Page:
12/15/2015
 3 minutes

Watch Service & Repair

By Christopher Beccan
Watchmaker at work
Watchmaker at work

Owning a mechanical watch is much like owning a car. I’ve been asked on various occasions for advice when it comes to buying a watch but I always throw a caveat regarding servicing in there with my suggestions, too. To which I’m always asked, “What do you mean servicing?” Well, I always put it like this: a mechanical watch is much like a car, and just as your car needs servicing, a mechanical watch needs servicing. As with anything that is mechanical, in order to maintain its performance, it needs servicing at regular intervals. There is no doubt that some would argue how regular is, well, regular, of course. I’d say between 4–5 years should be about right. Some watch manufacturers may insist that even more frequent servicing is necessary, but let’s not get into that just now. So this is something you have to factor in when buying a new or for that matter a pre-owned watch—and I’m not even talking about vintage watches. That is a whole other thing, which I will get to.

So what is the process for new and old watches, what is carried out, what is done, and how long does it all take? That last question can also depend on where the watch is taken for servicing. There are quite a few things that will happen to your timepiece when it is being serviced, but how much is done all depends upon the condition of your timepiece. A routine servicing will involve the watch being completely dismantled, including the crown and possibly any pushers if it is a chronograph, along with the case being broken down into its individual components. The dial will also be taken out, along with the movement. At this point, your watch will be extensively examined to look at the condition of parts to see what may need replacing.

Omega Speedmaster Movement 321
Omega Speedmaster Movement 321, Image: FratelloWatches

Now, this is where things start to get a little bit interesting—at this point, any part of the watch case that needs to be refinished (polished) will be worked on until it is as factory fresh as possible (this will also include the bracelet if the timepiece is accompanied by one). The entire case will be sonically cleaned and reassembled. Then the movement and dial will be completely dismantled, the movement will be checked for wear, any parts that need replacing will be replaced, and the entire movement will be cleaned and reassembled. Then the performance of the timepiece will be checked under strict control conditions. The entire watch will be put back together, and there you have it: your watch, freshly serviced.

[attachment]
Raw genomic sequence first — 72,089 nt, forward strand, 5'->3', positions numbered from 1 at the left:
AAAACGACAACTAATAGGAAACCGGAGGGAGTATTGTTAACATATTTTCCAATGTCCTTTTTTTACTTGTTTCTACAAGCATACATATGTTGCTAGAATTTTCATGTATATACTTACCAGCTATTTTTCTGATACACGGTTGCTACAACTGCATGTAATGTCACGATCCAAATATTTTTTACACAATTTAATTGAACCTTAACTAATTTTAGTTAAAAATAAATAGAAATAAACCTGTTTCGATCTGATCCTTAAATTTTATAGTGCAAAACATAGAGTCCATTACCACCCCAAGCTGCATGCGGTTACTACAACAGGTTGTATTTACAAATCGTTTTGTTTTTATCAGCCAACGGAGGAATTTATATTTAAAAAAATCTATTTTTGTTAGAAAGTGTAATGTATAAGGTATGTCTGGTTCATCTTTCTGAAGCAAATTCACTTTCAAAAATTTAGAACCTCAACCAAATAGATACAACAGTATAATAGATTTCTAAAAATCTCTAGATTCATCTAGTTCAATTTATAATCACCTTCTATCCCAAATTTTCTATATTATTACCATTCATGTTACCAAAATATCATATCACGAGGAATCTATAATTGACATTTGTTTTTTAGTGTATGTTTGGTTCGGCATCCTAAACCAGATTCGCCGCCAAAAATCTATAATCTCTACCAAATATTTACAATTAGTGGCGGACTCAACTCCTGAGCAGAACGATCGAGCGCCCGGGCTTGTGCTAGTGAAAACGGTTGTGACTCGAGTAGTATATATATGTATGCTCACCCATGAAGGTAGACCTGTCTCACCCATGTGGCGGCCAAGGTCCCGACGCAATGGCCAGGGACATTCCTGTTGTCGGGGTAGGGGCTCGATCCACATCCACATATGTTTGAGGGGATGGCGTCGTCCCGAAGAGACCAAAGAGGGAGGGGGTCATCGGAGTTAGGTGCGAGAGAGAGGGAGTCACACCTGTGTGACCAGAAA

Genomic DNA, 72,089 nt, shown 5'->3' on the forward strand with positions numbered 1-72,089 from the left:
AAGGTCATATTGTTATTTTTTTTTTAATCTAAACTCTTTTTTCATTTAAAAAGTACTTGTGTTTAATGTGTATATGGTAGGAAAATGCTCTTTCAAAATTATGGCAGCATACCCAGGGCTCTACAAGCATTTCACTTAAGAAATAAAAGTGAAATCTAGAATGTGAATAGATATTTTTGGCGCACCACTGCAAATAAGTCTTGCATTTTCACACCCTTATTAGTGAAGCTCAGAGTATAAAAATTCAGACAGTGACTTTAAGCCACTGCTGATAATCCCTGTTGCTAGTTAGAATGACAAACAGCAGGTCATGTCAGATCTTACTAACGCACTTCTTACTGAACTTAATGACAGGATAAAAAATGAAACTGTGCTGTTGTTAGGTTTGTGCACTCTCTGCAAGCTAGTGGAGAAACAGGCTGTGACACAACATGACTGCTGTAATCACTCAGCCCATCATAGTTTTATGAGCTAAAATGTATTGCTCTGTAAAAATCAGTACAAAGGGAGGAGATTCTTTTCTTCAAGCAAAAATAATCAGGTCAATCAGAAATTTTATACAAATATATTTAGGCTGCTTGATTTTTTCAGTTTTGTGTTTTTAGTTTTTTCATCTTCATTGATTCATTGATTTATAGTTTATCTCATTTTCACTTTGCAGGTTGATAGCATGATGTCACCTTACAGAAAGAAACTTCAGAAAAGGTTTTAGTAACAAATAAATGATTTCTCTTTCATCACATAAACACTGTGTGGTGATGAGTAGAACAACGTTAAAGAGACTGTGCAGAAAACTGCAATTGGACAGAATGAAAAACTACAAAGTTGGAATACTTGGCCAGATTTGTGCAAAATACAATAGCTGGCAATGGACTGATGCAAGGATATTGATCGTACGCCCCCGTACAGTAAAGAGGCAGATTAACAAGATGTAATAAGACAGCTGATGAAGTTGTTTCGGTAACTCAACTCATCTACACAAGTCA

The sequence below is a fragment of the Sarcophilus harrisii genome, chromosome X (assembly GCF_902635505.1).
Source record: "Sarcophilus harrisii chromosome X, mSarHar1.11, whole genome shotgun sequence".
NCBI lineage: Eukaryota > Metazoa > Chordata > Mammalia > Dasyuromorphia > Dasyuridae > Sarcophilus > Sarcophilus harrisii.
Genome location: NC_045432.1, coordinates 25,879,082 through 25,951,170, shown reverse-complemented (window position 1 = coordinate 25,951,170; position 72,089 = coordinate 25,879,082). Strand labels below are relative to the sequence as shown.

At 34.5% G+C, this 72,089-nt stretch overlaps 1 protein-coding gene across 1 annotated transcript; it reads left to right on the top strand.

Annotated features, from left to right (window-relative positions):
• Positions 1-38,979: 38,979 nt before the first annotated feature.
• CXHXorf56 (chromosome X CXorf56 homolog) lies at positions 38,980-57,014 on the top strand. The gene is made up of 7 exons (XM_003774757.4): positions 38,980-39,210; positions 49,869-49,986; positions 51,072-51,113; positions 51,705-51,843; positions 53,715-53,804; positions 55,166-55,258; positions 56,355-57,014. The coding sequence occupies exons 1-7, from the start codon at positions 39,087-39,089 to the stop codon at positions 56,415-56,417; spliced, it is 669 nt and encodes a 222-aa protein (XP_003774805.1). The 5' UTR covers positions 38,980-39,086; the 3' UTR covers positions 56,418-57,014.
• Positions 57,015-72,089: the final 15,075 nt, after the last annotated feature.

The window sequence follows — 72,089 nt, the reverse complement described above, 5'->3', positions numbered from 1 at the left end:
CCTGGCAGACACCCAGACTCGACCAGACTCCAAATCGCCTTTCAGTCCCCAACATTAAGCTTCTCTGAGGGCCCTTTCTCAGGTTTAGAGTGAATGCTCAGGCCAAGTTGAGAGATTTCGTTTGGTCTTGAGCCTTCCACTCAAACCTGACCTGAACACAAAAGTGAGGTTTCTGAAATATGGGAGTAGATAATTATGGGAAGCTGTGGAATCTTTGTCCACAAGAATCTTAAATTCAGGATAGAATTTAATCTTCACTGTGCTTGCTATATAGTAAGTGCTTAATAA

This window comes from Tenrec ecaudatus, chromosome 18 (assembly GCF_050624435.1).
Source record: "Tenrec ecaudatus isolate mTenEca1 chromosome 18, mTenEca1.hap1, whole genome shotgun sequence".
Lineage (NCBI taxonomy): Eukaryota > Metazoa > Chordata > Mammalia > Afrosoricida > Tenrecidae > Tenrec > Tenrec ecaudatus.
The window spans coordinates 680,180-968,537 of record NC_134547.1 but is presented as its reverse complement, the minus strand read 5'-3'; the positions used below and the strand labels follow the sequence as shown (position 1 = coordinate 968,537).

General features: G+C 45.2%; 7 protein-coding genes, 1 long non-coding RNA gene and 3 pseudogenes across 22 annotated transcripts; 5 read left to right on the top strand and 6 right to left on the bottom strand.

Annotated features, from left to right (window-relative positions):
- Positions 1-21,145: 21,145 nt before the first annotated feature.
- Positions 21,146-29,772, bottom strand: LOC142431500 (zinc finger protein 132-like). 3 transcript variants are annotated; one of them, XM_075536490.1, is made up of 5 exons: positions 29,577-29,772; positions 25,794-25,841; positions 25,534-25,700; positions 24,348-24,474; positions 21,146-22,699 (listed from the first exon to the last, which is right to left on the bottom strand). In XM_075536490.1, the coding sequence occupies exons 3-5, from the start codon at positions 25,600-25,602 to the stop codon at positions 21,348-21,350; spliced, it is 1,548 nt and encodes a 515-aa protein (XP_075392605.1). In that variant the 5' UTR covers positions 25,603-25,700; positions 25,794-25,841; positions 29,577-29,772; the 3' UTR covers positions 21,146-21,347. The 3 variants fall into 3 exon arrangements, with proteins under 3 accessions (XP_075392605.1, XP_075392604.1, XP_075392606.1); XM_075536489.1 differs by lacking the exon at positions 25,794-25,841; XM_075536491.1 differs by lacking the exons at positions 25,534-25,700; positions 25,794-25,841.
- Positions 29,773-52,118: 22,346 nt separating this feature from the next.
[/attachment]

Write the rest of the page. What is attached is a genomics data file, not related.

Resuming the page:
As you can see from the explanation of what will be done to your watch, it is not quite comparable to having your car serviced. There is a lot more involved. What I’ve just mentioned above, though, is what you would expect a modern timepiece to go through. Vintage timepieces, on the other hand, are a whole other subject. You see, the thing with vintage is keeping things as original as they come, so all that case refinishing (polishing) is not something many collectors would want to see their prized possession go through. That’s something I completely understand. Replacing parts on dials would be another no-go area. The one area that collectors of vintage pieces always want to see in good working order is the movement, and this is where some problems can crop up. Depending on the movement, it can sometimes be very difficult to find replacement parts.

Now, the bit I haven’t mentioned is how much this can cost but that question is rather ambiguous, so I’ll just say this: it all depends on the watch brand, the condition of the watch, and most importantly, how complicated the watch is.

Watch Service
Watch Service, Image: Bexsonn

And this leads me to the next area I have avoided: time. As you can see, there is a lot involved in servicing your watch. Depending on whether replacement parts are needed and the complexity of the watch, a watch service will take some time. In most cases that means a few weeks. This is also due to logistic processes because highly valuable watches are often sent back to the manufacturer in Switzerland, Germany or Japan, which can be a long travel route.

Therefore, always consider this insightful bit of information when purchasing a timepiece—but don’t let it stop you from picking up the piece of your dreams.


About the Author

Christopher Beccan

Christopher Beccan is the founder of the online magazine "Bexsonn," where he regularly writes about his two passions: extraordinary timepieces and whiskey. His work …

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